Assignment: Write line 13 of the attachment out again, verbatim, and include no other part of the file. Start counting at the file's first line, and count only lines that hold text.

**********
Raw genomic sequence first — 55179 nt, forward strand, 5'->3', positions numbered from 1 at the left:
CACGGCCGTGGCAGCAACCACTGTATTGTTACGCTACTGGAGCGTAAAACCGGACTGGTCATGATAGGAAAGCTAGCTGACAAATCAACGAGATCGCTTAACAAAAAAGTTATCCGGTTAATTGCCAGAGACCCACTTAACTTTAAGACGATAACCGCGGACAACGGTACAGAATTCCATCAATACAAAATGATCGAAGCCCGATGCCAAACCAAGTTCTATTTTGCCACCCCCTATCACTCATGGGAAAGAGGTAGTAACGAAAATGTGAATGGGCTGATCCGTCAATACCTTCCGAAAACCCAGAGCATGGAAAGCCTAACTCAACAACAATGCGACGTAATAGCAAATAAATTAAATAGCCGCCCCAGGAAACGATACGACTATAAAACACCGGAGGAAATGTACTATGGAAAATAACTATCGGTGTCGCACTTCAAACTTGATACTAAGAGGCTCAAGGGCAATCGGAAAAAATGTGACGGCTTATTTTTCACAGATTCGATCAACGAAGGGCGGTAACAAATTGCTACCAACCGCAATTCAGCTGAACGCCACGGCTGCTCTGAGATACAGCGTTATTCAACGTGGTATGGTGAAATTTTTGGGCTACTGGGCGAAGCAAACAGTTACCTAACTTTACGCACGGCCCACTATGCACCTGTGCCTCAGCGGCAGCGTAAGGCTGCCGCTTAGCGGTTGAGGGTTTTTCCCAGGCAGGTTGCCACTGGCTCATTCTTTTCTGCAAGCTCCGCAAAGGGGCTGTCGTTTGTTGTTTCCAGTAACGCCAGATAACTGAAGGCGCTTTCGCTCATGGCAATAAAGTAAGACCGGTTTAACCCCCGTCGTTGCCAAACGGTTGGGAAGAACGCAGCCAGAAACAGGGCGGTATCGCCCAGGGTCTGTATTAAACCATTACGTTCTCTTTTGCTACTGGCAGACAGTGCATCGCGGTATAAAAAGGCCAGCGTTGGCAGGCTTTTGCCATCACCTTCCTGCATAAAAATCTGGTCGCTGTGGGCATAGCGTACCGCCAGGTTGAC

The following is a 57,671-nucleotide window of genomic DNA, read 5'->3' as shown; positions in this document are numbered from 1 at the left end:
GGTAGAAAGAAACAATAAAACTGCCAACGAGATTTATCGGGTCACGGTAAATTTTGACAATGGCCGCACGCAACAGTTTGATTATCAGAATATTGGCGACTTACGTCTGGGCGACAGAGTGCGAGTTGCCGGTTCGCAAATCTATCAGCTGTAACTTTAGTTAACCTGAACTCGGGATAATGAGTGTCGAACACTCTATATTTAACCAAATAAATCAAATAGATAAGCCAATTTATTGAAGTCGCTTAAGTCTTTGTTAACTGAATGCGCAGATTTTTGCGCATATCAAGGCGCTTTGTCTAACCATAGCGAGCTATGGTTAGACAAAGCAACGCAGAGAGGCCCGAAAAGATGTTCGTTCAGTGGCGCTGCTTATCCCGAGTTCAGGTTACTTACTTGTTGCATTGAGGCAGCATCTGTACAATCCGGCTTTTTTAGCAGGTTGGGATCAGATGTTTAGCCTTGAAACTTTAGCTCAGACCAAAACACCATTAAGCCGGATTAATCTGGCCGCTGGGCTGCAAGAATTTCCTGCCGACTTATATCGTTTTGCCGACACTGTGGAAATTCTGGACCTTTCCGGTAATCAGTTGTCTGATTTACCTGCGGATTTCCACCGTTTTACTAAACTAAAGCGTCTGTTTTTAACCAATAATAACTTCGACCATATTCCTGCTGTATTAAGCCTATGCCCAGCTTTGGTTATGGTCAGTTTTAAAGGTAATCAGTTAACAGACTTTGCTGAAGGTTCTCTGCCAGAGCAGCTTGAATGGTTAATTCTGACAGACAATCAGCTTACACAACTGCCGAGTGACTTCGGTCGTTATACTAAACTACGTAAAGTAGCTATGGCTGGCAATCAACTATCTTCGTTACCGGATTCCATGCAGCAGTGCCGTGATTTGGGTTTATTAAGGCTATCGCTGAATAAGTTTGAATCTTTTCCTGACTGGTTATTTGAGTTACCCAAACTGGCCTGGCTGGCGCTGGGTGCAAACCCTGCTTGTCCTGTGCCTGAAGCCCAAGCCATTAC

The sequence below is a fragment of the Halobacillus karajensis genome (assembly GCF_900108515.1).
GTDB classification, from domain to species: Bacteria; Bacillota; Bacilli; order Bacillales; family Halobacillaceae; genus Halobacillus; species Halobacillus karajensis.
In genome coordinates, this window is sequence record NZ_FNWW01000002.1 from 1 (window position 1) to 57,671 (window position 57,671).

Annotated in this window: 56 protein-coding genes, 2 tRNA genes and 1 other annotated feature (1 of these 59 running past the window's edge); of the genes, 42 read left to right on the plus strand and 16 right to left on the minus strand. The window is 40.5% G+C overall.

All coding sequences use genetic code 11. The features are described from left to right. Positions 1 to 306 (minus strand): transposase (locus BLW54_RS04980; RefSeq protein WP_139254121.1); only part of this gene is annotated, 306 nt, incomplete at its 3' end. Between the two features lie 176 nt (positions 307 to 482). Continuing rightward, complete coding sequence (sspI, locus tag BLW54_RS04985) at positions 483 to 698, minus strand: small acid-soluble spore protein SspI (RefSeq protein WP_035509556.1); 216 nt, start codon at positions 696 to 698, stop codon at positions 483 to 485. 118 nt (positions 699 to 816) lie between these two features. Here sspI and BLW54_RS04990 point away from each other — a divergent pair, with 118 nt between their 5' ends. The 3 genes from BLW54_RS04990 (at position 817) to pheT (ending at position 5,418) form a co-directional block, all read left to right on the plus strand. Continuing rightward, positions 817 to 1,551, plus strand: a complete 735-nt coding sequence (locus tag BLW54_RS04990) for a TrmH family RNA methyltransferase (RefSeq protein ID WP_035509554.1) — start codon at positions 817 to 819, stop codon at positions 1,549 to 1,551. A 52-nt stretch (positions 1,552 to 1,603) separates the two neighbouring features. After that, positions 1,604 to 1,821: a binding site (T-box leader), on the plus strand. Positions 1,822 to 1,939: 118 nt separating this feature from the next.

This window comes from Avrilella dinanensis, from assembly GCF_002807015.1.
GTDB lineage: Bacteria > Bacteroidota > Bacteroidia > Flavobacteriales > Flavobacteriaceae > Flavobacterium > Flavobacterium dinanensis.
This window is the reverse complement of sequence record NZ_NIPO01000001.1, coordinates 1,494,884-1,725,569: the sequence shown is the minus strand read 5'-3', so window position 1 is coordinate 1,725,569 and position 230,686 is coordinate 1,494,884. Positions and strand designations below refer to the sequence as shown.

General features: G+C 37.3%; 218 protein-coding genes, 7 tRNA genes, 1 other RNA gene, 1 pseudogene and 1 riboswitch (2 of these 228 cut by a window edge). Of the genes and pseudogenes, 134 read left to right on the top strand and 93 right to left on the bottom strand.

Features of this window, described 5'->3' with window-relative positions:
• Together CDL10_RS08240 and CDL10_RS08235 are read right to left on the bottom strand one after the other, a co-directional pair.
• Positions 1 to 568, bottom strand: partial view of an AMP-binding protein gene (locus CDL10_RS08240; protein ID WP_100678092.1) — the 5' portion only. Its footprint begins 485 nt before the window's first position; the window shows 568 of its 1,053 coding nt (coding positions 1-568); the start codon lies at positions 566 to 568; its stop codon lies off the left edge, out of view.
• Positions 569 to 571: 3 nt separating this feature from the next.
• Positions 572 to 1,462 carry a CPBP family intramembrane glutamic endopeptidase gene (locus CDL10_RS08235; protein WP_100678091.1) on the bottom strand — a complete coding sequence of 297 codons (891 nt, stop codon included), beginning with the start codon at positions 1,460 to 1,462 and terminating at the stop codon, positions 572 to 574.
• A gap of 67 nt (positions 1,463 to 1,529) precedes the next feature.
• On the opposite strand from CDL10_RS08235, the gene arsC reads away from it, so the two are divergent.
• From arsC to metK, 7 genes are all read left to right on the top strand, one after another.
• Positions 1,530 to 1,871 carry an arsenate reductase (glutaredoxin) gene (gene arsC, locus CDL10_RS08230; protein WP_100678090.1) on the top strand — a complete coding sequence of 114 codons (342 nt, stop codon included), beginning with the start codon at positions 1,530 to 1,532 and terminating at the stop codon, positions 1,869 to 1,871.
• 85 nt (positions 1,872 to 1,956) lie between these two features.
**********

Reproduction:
General features: G+C 37.3%; 218 protein-coding genes, 7 tRNA genes, 1 other RNA gene, 1 pseudogene and 1 riboswitch (2 of these 228 cut by a window edge). Of the genes and pseudogenes, 134 read left to right on the top strand and 93 right to left on the bottom strand.